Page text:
” Don’t tell your kids that they are”smart”. More than three decades of research shows that a focus on “learning process and strategies”—not on intelligence or ability—is key to success in school and in life” Carol Dweck
A classic paper by reported in Scientific American by Claudia Mueller and Carol Dweck
about “Growth Mindset” and how we talk to students showed that praising young adolescents for their intelligence—saying they were “smart” when they did well—created a fixed mindset and its problems. It put students in a world in which people evaluate and judge intelligence and does not encourage students to challenge themselves or make the effort and risks needed to learn new things. Praising reinforces their need to show they are smart in every situation by avoiding learning challenges and not making mistakes which undermine the belief that they are “smart”.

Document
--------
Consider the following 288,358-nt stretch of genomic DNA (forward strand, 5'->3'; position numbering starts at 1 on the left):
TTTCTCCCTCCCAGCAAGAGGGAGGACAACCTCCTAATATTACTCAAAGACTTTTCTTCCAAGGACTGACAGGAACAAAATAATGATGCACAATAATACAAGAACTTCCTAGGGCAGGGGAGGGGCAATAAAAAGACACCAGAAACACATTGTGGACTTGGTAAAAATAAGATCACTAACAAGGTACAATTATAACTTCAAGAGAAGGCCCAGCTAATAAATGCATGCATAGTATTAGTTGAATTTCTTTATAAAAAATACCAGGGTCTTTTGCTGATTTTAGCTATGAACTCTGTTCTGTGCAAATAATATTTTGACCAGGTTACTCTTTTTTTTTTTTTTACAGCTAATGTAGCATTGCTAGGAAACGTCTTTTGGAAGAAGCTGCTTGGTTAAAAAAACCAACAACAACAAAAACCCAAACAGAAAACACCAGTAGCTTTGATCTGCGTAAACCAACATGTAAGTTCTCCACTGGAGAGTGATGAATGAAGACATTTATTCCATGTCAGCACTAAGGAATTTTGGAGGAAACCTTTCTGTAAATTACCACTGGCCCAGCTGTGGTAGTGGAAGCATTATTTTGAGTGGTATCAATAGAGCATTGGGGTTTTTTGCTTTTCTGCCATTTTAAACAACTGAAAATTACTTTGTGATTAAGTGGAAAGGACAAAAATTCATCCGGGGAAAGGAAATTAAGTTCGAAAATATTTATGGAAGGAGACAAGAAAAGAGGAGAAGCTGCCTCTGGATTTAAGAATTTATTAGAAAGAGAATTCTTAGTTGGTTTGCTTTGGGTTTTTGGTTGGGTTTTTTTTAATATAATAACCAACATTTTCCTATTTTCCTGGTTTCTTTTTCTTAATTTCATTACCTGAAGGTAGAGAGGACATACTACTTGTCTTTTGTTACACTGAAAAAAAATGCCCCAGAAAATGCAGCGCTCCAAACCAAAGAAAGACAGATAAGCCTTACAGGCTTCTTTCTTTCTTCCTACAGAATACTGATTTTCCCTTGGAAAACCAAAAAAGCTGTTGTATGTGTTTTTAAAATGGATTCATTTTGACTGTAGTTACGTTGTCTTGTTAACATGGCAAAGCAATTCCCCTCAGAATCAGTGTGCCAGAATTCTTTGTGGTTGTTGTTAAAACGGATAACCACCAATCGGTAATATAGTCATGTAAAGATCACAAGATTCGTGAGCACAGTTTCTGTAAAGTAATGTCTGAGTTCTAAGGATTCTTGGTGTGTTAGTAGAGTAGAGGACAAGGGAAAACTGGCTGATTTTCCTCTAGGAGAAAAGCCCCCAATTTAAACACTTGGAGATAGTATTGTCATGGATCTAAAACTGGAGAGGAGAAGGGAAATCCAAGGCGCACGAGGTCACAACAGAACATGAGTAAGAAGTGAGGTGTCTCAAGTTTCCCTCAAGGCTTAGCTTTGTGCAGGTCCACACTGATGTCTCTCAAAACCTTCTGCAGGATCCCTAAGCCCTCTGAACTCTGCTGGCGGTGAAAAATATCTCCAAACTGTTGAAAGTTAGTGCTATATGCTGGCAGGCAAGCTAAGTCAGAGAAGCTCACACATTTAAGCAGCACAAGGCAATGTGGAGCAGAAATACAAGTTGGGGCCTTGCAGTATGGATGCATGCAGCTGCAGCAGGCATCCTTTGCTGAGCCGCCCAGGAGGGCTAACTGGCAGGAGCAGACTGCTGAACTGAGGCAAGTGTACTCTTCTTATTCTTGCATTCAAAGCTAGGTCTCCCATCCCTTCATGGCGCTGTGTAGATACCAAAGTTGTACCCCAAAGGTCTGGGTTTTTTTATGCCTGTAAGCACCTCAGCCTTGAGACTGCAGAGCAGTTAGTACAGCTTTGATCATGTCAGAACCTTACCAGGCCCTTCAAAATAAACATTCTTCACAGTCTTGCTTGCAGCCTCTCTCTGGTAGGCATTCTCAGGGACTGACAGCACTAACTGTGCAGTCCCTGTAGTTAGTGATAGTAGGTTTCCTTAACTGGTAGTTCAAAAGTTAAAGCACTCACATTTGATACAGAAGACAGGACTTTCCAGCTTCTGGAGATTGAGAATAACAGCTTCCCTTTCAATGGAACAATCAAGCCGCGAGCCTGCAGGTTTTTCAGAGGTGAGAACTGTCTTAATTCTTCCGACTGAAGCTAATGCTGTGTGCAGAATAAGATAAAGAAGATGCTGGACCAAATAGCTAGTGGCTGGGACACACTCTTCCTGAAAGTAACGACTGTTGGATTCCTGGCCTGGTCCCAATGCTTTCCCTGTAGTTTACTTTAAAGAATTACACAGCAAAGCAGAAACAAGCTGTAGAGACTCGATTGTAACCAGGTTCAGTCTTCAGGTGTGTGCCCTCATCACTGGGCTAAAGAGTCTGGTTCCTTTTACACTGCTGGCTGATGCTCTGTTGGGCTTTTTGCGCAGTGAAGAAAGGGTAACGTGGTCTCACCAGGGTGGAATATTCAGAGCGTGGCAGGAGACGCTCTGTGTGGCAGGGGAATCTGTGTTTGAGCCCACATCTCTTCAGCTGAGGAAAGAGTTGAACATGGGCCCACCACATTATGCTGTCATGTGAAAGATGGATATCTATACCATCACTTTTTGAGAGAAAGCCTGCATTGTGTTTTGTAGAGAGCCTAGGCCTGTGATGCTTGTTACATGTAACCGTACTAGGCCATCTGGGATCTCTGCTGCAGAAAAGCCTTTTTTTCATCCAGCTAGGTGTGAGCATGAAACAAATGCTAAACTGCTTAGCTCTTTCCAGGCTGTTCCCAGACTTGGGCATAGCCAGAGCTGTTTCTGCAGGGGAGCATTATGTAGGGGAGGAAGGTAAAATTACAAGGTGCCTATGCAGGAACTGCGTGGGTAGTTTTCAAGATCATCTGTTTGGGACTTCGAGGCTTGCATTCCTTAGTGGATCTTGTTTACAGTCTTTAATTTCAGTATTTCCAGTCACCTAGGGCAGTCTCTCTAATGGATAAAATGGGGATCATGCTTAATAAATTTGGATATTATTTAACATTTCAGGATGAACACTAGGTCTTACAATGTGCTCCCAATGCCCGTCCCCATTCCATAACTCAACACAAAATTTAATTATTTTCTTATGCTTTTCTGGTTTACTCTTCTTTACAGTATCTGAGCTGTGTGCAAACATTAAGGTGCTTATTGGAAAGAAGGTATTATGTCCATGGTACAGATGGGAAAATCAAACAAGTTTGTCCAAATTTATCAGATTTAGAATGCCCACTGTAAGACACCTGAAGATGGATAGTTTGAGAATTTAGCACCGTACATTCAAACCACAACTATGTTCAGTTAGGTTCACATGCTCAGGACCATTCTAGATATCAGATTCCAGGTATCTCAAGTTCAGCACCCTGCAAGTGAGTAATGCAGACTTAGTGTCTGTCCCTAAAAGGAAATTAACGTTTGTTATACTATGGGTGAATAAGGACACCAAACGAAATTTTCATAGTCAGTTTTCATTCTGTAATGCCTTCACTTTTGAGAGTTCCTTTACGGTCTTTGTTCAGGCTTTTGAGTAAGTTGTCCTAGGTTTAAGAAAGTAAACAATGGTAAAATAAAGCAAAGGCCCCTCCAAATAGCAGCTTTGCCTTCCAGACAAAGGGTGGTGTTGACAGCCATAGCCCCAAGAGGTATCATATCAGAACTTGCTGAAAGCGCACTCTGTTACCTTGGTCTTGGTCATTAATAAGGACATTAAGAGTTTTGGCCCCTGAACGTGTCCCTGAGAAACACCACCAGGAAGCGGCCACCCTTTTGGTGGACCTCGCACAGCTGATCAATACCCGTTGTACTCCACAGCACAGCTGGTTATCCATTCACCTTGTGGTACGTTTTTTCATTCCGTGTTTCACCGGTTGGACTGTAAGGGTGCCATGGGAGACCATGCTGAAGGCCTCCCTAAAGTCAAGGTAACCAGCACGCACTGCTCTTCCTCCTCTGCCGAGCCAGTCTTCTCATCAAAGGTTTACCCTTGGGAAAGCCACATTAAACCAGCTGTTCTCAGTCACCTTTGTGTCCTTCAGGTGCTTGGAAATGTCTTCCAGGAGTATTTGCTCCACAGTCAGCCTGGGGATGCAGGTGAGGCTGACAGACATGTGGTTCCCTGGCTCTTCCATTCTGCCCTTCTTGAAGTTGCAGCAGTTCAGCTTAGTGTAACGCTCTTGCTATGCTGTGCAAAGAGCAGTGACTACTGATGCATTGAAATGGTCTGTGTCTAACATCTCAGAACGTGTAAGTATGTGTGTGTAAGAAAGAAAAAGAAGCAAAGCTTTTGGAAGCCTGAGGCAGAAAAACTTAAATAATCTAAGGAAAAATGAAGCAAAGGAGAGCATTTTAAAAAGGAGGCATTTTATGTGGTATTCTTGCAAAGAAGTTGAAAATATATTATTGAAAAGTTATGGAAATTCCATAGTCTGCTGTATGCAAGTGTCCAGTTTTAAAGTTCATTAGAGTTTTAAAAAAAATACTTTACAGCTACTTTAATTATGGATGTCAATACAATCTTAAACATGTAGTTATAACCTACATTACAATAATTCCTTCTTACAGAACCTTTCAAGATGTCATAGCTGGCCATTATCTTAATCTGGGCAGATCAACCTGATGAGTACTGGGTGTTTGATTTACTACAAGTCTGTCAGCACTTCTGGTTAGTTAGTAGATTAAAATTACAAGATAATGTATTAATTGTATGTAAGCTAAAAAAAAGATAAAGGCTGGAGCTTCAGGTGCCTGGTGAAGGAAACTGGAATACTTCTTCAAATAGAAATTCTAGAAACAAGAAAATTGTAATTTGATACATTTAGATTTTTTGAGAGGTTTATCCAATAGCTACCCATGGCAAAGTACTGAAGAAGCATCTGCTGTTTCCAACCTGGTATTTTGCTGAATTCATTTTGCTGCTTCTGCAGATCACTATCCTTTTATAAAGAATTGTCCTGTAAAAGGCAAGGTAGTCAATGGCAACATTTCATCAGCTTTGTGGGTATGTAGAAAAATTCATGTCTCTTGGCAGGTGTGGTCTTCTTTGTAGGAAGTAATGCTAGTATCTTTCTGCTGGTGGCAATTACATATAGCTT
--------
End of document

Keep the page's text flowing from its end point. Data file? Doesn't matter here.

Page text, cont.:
Growth Mindset talk which praises the student’s “learning process” like their effort or willingness to seek out more challenges and use different learning strategies to improve their understanding of new material put learners on a growth mindset track and fostered resilience from mistakes and failed attempts.
Bottom Line Tip:
Parents and teachers can engender a growth mind-set in children by praising them for their persistence or strategies (rather than for their intelligence), by telling success stories that emphasize hard work and love of learning, and by teaching them about the brain as a learning machine.